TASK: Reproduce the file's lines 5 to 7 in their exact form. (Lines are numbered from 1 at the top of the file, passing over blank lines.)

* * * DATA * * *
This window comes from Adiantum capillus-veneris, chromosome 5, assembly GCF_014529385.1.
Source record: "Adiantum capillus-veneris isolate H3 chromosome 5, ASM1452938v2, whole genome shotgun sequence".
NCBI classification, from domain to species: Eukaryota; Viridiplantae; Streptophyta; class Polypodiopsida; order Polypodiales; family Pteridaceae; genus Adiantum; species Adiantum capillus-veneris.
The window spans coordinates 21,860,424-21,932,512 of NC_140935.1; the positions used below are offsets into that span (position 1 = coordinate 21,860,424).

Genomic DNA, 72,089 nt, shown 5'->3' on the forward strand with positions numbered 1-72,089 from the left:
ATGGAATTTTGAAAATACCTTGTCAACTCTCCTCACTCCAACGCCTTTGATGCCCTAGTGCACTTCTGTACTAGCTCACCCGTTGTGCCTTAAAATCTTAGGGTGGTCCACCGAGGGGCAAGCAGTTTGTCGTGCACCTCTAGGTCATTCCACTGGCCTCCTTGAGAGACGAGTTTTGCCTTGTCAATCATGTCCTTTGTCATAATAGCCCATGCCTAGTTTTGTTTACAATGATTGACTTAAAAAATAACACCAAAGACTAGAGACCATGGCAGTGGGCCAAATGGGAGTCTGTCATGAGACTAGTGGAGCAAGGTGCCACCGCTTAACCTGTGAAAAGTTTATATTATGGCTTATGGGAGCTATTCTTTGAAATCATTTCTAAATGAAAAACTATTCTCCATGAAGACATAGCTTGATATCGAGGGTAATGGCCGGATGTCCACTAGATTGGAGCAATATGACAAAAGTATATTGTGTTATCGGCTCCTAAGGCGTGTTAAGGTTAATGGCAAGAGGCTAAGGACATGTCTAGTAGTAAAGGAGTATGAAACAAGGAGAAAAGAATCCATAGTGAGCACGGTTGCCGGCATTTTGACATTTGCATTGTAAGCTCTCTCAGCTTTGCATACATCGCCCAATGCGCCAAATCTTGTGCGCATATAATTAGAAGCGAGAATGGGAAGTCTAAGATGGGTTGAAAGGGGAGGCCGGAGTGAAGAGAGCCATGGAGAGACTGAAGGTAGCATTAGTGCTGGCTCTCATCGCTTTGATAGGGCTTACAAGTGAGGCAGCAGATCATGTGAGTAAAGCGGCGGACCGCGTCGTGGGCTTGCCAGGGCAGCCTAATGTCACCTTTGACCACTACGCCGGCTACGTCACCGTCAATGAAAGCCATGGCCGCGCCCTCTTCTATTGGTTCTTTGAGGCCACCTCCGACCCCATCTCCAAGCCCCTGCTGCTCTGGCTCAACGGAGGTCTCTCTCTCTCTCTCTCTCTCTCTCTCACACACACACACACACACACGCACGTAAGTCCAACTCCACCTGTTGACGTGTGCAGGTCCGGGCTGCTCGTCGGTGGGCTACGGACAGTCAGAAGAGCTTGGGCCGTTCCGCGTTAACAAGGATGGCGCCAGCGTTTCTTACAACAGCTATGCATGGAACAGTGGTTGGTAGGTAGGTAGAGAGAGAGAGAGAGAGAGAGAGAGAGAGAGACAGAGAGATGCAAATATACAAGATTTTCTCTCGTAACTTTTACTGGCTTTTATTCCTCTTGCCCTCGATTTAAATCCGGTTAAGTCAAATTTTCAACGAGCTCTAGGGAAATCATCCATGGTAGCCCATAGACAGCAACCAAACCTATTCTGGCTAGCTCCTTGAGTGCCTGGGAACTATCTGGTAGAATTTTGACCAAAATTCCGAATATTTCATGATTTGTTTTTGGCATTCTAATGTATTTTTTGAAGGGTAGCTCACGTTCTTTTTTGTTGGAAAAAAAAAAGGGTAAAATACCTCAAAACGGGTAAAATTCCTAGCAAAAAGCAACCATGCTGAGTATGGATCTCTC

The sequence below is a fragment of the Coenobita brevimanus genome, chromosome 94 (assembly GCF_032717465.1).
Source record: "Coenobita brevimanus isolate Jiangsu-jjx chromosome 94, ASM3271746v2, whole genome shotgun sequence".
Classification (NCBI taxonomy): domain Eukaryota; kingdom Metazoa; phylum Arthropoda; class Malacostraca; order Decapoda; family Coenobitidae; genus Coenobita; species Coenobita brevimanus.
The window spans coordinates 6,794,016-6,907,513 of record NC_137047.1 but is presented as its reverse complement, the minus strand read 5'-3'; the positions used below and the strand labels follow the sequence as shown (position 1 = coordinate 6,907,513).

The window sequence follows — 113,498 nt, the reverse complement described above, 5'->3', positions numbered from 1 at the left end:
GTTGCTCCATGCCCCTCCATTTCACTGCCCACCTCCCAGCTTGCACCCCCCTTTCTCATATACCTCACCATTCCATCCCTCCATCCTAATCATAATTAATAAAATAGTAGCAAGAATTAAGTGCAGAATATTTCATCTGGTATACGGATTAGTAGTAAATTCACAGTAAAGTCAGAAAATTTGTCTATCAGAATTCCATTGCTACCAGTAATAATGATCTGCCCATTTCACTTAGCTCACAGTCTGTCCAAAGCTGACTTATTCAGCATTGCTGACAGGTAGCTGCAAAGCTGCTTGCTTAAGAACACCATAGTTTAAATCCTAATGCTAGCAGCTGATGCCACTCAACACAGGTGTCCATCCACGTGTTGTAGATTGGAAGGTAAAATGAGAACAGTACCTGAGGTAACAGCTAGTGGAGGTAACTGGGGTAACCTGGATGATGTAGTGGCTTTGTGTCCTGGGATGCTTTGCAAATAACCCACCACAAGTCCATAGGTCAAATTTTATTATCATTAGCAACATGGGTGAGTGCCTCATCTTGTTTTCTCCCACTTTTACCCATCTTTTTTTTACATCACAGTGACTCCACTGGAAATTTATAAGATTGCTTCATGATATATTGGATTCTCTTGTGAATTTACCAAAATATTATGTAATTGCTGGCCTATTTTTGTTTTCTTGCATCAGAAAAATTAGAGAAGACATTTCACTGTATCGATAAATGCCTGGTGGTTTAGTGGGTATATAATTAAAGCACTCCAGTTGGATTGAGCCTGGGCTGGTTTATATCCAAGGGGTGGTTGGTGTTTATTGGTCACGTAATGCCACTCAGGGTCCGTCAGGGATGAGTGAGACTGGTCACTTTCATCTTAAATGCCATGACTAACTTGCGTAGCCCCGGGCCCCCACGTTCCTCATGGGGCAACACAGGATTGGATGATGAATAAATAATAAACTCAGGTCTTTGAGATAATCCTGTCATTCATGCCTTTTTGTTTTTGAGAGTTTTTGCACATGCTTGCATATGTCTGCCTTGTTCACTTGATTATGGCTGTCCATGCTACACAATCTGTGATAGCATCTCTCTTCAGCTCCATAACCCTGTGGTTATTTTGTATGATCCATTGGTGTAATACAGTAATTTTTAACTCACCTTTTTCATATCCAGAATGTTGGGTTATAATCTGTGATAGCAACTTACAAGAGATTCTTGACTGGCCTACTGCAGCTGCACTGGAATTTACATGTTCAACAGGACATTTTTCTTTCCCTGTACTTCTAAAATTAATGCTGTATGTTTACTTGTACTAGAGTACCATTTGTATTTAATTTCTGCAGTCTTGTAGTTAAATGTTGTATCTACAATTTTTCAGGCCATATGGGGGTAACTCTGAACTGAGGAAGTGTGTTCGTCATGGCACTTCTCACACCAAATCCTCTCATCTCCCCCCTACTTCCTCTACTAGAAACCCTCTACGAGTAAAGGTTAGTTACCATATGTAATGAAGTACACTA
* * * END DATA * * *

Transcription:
Genomic DNA, 72,089 nt, shown 5'->3' on the forward strand with positions numbered 1-72,089 from the left:
ATGGAATTTTGAAAATACCTTGTCAACTCTCCTCACTCCAACGCCTTTGATGCCCTAGTGCACTTCTGTACTAGCTCACCCGTTGTGCCTTAAAATCTTAGGGTGGTCCACCGAGGGGCAAGCAGTTTGTCGTGCACCTCTAGGTCATTCCACTGGCCTCCTTGAGAGACGAGTTTTGCCTTGTCAATCATGTCCTTTGTCATAATAGCCCATGCCTAGTTTTGTTTACAATGATTGACTTAAAAAATAACACCAAAGACTAGAGACCATGGCAGTGGGCCAAATGGGAGTCTGTCATGAGACTAGTGGAGCAAGGTGCCACCGCTTAACCTGTGAAAAGTTTATATTATGGCTTATGGGAGCTATTCTTTGAAATCATTTCTAAATGAAAAACTATTCTCCATGAAGACATAGCTTGATATCGAGGGTAATGGCCGGATGTCCACTAGATTGGAGCAATATGACAAAAGTATATTGTGTTATCGGCTCCTAAGGCGTGTTAAGGTTAATGGCAAGAGGCTAAGGACATGTCTAGTAGTAAAGGAGTATGAAACAAGGAGAAAAGAATCCATAGTGAGCACGGTTGCCGGCATTTTGACATTTGCATTGTAAGCTCTCTCAGCTTTGCATACATCGCCCAATGCGCCAAATCTTGTGCGCATATAATTAGAAGCGAGAATGGGAAGTCTAAGATGGGTTGAAAGGGGAGGCCGGAGTGAAGAGAGCCATGGAGAGACTGAAGGTAGCATTAGTGCTGGCTCTCATCGCTTTGATAGGGCTTACAAGTGAGGCAGCAGATCATGTGAGTAAAGCGGCGGACCGCGTCGTGGGCTTGCCAGGGCAGCCTAATGTCACCTTTGACCACTACGCCGGCTACGTCACCGTCAATGAAAGCCATGGCCGCGCCCTCTTCTATTGGTTCTTTGAGGCCACCTCCGACCCCATCTCCAAGCCCCTGCTGCTCTGGCTCAACGGAGGTCTCTCTCTCTCTCTCTCTCTCTCTCTCACACACACACACACACACACGCACGTAAGTCCAACTCCACCTGTTGACGTGTGCAGGTCCGGGCTGCTCGTCGGTGGGCTACGGACAGTCAGAAGAGCTTGGGCCGTTCCGCGTTAACAAGGATGGCGCCAGCGTTTCTTACAACAGCTATGCATGGAACAGTGGTTGGTAGGTAGGTAGAGAGAGAGAGAGAGAGAGAGAGAGAGAGAGACAGAGAGATGCAAATATACAAGATTTTCTCTCGTAACTTTTACTGGCTTTTATTCCTCTTGCCCTCGATTTAAATCCGGTTAAGTCAAATTTTCAACGAGCTCTAGGGAAATCATCCATGGTAGCCCATAGACAGCAACCAAACCTATTCTGGCTAGCTCCTTGAGTGCCTGGGAACTATCTGGTAGAATTTTGACCAAAATTCCGAATATTTCATGATTTGTTTTTGGCATTCTAATGTATTTTTTGAAGGGTAGCTCACGTTCTTTTTTGTTGGAAAAAAAAAAGGGTAAAATACCTCAAAACGGGTAAAATTCCTAGCAAAAAGCAACCATGCTGAGTATGGATCTCTC

The sequence below is a fragment of the Coenobita brevimanus genome, chromosome 94 (assembly GCF_032717465.1).